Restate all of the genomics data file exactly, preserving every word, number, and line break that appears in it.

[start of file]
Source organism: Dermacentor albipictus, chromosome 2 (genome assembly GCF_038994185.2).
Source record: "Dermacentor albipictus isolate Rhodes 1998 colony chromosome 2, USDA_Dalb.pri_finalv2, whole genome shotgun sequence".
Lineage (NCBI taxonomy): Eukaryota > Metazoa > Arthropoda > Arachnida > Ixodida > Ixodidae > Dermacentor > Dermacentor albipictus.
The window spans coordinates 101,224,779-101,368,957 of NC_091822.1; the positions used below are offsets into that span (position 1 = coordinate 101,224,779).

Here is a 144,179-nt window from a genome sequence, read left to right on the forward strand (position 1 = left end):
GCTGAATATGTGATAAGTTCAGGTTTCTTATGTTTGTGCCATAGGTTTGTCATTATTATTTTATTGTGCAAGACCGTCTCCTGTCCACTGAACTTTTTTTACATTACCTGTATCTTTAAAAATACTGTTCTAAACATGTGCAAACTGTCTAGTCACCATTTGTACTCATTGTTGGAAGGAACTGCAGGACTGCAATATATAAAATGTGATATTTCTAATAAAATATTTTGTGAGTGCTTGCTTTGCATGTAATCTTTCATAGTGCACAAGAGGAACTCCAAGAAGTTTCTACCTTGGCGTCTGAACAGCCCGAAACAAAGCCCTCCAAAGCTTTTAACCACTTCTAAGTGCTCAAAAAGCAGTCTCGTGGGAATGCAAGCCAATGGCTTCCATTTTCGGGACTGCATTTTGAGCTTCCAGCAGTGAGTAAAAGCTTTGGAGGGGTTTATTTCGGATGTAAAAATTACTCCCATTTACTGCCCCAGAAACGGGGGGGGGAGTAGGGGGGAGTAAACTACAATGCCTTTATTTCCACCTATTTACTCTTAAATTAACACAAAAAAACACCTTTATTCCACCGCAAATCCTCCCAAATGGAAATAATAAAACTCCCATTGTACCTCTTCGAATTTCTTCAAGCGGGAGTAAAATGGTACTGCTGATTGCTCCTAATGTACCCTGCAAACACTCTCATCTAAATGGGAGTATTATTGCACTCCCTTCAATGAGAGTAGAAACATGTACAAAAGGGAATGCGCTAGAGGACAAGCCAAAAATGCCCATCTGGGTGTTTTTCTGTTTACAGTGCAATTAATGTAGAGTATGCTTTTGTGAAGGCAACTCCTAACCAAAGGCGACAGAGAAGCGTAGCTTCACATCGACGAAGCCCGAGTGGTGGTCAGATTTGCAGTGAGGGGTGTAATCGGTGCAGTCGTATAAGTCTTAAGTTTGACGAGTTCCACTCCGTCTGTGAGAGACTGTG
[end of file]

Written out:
Source organism: Dermacentor albipictus, chromosome 2 (genome assembly GCF_038994185.2).
Source record: "Dermacentor albipictus isolate Rhodes 1998 colony chromosome 2, USDA_Dalb.pri_finalv2, whole genome shotgun sequence".
Lineage (NCBI taxonomy): Eukaryota > Metazoa > Arthropoda > Arachnida > Ixodida > Ixodidae > Dermacentor > Dermacentor albipictus.
The window spans coordinates 101,224,779-101,368,957 of NC_091822.1; the positions used below are offsets into that span (position 1 = coordinate 101,224,779).

Here is a 144,179-nt window from a genome sequence, read left to right on the forward strand (position 1 = left end):
GCTGAATATGTGATAAGTTCAGGTTTCTTATGTTTGTGCCATAGGTTTGTCATTATTATTTTATTGTGCAAGACCGTCTCCTGTCCACTGAACTTTTTTTACATTACCTGTATCTTTAAAAATACTGTTCTAAACATGTGCAAACTGTCTAGTCACCATTTGTACTCATTGTTGGAAGGAACTGCAGGACTGCAATATATAAAATGTGATATTTCTAATAAAATATTTTGTGAGTGCTTGCTTTGCATGTAATCTTTCATAGTGCACAAGAGGAACTCCAAGAAGTTTCTACCTTGGCGTCTGAACAGCCCGAAACAAAGCCCTCCAAAGCTTTTAACCACTTCTAAGTGCTCAAAAAGCAGTCTCGTGGGAATGCAAGCCAATGGCTTCCATTTTCGGGACTGCATTTTGAGCTTCCAGCAGTGAGTAAAAGCTTTGGAGGGGTTTATTTCGGATGTAAAAATTACTCCCATTTACTGCCCCAGAAACGGGGGGGGGAGTAGGGGGGAGTAAACTACAATGCCTTTATTTCCACCTATTTACTCTTAAATTAACACAAAAAAACACCTTTATTCCACCGCAAATCCTCCCAAATGGAAATAATAAAACTCCCATTGTACCTCTTCGAATTTCTTCAAGCGGGAGTAAAATGGTACTGCTGATTGCTCCTAATGTACCCTGCAAACACTCTCATCTAAATGGGAGTATTATTGCACTCCCTTCAATGAGAGTAGAAACATGTACAAAAGGGAATGCGCTAGAGGACAAGCCAAAAATGCCCATCTGGGTGTTTTTCTGTTTACAGTGCAATTAATGTAGAGTATGCTTTTGTGAAGGCAACTCCTAACCAAAGGCGACAGAGAAGCGTAGCTTCACATCGACGAAGCCCGAGTGGTGGTCAGATTTGCAGTGAGGGGTGTAATCGGTGCAGTCGTATAAGTCTTAAGTTTGACGAGTTCCACTCCGTCTGTGAGAGACTGTG